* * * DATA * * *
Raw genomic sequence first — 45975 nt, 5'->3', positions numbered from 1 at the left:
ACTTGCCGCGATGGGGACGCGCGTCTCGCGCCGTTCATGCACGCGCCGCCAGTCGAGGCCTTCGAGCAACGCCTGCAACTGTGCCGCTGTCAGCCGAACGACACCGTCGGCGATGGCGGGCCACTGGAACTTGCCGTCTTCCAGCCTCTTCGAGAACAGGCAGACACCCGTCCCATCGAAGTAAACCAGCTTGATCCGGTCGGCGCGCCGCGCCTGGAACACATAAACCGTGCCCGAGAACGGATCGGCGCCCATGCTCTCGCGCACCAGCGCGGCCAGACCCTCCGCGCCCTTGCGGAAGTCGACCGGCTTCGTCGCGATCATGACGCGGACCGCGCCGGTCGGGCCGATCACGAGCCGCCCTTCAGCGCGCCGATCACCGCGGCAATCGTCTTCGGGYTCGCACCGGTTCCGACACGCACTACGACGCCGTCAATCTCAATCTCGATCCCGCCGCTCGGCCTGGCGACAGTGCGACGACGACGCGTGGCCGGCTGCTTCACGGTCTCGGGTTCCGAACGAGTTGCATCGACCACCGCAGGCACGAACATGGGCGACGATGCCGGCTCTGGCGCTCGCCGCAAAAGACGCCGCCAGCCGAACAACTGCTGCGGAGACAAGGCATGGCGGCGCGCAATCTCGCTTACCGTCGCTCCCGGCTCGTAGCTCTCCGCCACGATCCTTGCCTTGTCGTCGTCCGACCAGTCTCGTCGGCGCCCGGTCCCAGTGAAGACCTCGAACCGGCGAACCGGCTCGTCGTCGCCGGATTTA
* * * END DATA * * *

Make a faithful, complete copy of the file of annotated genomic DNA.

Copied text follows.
Raw genomic sequence first — 45975 nt, 5'->3', positions numbered from 1 at the left:
ACTTGCCGCGATGGGGACGCGCGTCTCGCGCCGTTCATGCACGCGCCGCCAGTCGAGGCCTTCGAGCAACGCCTGCAACTGTGCCGCTGTCAGCCGAACGACACCGTCGGCGATGGCGGGCCACTGGAACTTGCCGTCTTCCAGCCTCTTCGAGAACAGGCAGACACCCGTCCCATCGAAGTAAACCAGCTTGATCCGGTCGGCGCGCCGCGCCTGGAACACATAAACCGTGCCCGAGAACGGATCGGCGCCCATGCTCTCGCGCACCAGCGCGGCCAGACCCTCCGCGCCCTTGCGGAAGTCGACCGGCTTCGTCGCGATCATGACGCGGACCGCGCCGGTCGGGCCGATCACGAGCCGCCCTTCAGCGCGCCGATCACCGCGGCAATCGTCTTCGGGYTCGCACCGGTTCCGACACGCACTACGACGCCGTCAATCTCAATCTCGATCCCGCCGCTCGGCCTGGCGACAGTGCGACGACGACGCGTGGCCGGCTGCTTCACGGTCTCGGGTTCCGAACGAGTTGCATCGACCACCGCAGGCACGAACATGGGCGACGATGCCGGCTCTGGCGCTCGCCGCAAAAGACGCCGCCAGCCGAACAACTGCTGCGGAGACAAGGCATGGCGGCGCGCAATCTCGCTTACCGTCGCTCCCGGCTCGTAGCTCTCCGCCACGATCCTTGCCTTGTCGTCGTCCGACCAGTCTCGTCGGCGCCCGGTCCCAGTGAAGACCTCGAACCGGCGAACCGGCTCGTCGTCGCCGGATTTA